Re: The battery is only one part of the problem
Your math may be right, but your presumptions are wrong.
How far do you drive on that 40L tank?
Over how many days?
When going from a gasoline/diesel-based vehicle to an electric you also change refill/recharge patterns from 'Fill when near empty' to 'recharge when parking'.
Also, you assume that an electric uses the same amount of energy as the equivalent size gas-guzzler.
That said, most electrics today are poorly designed crap only manufactured to keep the greens at bay.
You have a 'mostly stock' vehicle with a big Electric motor, a gearbox, and even a differential and axles in it.
That's a lot of heavy junk that steals power.
The best way to design it would be with 2 or 4 smaller electric motors placed in the wheelhubs.
The only problem then is that you'd need a slightly more advanced motor controller...
A bonus is that it makes it much easier to implement regenerative braking.
The Hybrids out on the road today?
With gas-guzzler engines almost as big as the 'normal' version cars, a big electric motor and a heavy lump of parts to make them work together?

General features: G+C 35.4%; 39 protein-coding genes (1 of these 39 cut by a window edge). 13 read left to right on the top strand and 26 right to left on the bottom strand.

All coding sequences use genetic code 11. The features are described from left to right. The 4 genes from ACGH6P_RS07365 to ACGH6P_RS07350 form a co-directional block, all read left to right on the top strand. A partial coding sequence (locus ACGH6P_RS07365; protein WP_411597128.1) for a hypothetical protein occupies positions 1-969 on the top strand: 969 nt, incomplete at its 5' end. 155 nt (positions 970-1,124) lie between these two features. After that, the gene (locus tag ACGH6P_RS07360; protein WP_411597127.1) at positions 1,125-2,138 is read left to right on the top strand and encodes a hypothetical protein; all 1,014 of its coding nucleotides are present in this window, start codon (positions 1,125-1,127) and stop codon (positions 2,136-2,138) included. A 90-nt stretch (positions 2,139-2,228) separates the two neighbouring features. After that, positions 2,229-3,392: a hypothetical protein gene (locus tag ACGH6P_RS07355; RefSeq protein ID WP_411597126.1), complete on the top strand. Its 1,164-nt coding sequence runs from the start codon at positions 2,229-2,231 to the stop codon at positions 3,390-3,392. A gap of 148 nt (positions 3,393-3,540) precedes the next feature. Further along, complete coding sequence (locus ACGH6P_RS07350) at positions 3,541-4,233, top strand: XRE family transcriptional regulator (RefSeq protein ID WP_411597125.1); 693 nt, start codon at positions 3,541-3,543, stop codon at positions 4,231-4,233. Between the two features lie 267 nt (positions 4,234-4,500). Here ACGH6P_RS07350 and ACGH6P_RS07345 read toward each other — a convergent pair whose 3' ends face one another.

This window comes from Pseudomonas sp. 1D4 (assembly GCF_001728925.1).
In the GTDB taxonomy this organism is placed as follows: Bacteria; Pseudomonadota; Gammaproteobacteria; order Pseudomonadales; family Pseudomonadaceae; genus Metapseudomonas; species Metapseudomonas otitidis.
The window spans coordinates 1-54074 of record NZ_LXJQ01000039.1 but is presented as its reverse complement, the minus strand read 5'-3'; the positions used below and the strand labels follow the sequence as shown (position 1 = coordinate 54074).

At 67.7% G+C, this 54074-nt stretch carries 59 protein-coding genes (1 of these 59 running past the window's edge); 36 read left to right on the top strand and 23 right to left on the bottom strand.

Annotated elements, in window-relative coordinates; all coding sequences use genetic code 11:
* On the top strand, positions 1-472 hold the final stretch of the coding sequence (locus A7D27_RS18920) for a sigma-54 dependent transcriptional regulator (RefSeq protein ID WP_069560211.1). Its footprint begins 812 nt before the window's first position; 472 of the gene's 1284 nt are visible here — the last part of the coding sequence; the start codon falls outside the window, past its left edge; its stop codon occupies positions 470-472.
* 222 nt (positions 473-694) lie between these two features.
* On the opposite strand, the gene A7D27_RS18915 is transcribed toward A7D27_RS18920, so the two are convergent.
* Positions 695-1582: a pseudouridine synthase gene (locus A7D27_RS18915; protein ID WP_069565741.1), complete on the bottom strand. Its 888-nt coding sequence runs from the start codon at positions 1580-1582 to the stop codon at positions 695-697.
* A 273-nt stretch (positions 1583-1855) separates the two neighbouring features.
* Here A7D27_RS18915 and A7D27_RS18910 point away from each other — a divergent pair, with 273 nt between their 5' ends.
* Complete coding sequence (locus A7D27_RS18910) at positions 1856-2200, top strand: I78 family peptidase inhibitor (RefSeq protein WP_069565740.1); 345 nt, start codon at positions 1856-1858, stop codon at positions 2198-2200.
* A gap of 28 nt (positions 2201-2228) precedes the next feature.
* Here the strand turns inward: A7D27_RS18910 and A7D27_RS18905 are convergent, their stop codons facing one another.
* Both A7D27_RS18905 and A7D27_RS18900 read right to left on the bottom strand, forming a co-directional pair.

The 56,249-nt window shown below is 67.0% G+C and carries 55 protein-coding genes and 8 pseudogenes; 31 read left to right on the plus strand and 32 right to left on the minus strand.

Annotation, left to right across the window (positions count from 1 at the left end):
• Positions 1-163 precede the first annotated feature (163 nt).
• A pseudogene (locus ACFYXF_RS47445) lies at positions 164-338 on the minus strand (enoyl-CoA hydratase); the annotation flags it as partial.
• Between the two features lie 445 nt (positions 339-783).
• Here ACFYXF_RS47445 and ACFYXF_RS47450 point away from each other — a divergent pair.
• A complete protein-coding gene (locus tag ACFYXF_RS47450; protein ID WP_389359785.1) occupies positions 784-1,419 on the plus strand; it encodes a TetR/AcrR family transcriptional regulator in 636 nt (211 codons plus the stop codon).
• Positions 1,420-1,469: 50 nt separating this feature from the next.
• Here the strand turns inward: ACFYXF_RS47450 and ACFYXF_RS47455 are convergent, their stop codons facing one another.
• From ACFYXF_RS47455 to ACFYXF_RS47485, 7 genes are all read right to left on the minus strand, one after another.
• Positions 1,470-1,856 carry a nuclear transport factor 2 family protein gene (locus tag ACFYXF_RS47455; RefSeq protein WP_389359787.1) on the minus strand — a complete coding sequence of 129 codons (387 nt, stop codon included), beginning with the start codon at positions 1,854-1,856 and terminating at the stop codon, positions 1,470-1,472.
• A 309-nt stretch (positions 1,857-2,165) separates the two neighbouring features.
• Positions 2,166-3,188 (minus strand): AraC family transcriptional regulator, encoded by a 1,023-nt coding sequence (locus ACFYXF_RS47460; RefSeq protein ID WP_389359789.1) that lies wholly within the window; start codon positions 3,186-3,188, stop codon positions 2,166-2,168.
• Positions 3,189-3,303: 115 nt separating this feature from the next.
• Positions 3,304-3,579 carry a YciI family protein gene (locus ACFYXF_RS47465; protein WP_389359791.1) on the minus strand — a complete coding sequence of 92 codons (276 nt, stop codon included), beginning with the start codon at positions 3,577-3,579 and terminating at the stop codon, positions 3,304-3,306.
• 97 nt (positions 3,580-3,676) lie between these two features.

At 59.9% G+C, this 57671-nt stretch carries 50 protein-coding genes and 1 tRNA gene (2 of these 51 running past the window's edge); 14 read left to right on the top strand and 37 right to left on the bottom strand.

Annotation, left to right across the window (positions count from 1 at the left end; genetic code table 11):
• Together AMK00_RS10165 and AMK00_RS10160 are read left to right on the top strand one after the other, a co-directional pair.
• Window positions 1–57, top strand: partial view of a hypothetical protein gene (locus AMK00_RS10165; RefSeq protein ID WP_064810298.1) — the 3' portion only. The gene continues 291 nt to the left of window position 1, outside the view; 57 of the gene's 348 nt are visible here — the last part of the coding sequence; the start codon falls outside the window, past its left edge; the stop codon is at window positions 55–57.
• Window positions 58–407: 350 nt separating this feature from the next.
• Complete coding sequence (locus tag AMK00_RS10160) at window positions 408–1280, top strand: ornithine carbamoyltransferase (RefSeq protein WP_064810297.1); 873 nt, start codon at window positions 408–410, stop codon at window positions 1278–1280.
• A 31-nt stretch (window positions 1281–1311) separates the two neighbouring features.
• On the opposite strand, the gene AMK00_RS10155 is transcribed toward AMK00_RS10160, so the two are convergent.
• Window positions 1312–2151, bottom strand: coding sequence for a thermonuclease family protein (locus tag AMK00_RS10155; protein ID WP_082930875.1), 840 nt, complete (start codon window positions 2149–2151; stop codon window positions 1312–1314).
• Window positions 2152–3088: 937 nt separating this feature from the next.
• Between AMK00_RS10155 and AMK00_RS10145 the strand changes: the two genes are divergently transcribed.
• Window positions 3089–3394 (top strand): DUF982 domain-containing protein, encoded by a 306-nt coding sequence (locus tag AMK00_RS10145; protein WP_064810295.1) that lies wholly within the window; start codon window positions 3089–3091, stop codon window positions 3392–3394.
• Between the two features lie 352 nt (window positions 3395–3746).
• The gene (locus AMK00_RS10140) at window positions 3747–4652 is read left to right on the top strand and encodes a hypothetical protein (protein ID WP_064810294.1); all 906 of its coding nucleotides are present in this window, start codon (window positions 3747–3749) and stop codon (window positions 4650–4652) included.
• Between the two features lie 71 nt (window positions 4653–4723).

Also a disgrace of engineering.
They need to drop that crap and go directly to the 'Extended Range EV', with a small motor to continuously recharge batteries and a set of electrics for propulsion.
A small gasoline engine optimised to drive a generator is much more efficient than todays car engines that are built to 'perform over a wide range of speeds'.
Also, the generator doesn't even have to deliver enough power to replenish what the car uses at 'cruise', much less what it uses when accelerating.
It just needs to keep the batteries from draining completely before you get to your goal. And any time you stop for a red light, to do a number 1, or to get something to eat, the little engine that could will still be busy recharging the batteries. (Unless you stop at an IKEA or other place that has charging stations of course... )